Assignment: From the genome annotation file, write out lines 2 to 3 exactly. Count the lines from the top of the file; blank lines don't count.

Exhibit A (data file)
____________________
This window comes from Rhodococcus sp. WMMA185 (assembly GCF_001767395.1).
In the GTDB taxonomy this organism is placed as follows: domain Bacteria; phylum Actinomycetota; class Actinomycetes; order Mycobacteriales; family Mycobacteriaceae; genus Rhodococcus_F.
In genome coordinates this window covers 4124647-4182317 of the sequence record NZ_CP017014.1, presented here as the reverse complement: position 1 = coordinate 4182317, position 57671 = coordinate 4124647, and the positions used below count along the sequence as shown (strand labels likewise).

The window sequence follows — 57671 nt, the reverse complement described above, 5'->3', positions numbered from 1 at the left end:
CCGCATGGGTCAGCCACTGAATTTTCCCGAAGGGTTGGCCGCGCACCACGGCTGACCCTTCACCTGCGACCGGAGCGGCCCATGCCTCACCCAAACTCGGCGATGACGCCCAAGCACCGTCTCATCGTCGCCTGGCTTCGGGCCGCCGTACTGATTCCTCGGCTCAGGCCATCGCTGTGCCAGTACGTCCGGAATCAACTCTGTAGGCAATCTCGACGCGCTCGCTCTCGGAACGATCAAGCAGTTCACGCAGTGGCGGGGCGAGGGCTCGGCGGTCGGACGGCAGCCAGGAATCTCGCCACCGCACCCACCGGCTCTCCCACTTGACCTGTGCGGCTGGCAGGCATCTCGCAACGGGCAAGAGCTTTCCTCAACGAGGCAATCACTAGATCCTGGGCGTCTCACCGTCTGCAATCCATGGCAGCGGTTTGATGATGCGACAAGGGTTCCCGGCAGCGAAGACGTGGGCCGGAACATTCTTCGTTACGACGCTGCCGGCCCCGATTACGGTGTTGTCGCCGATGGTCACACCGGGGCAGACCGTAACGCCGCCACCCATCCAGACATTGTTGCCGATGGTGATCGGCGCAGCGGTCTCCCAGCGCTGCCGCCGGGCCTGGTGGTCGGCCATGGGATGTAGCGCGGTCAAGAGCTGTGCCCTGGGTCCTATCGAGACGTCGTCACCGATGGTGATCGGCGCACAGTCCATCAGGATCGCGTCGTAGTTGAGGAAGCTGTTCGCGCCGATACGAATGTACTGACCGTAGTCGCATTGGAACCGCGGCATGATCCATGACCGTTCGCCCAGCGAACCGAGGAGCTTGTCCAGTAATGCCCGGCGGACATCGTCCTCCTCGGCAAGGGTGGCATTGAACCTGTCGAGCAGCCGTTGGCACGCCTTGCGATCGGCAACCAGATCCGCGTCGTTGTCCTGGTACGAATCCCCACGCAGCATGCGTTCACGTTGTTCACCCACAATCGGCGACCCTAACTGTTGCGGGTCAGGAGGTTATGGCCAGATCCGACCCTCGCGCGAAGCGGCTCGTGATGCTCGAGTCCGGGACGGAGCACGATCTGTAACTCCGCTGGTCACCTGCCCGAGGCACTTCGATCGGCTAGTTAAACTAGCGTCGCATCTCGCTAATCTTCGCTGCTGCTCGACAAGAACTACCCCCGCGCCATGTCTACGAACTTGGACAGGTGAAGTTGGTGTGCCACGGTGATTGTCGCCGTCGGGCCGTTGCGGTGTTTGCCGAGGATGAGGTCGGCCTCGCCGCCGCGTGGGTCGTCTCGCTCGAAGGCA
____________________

In the GTDB taxonomy this organism is placed as follows: domain Bacteria; phylum Actinomycetota; class Actinomycetes; order Mycobacteriales; family Mycobacteriaceae; genus Rhodococcus_F.
In genome coordinates this window covers 4124647-4182317 of the sequence record NZ_CP017014.1, presented here as the reverse complement: position 1 = coordinate 4182317, position 57671 = coordinate 4124647, and the positions used below count along the sequence as shown (strand labels likewise).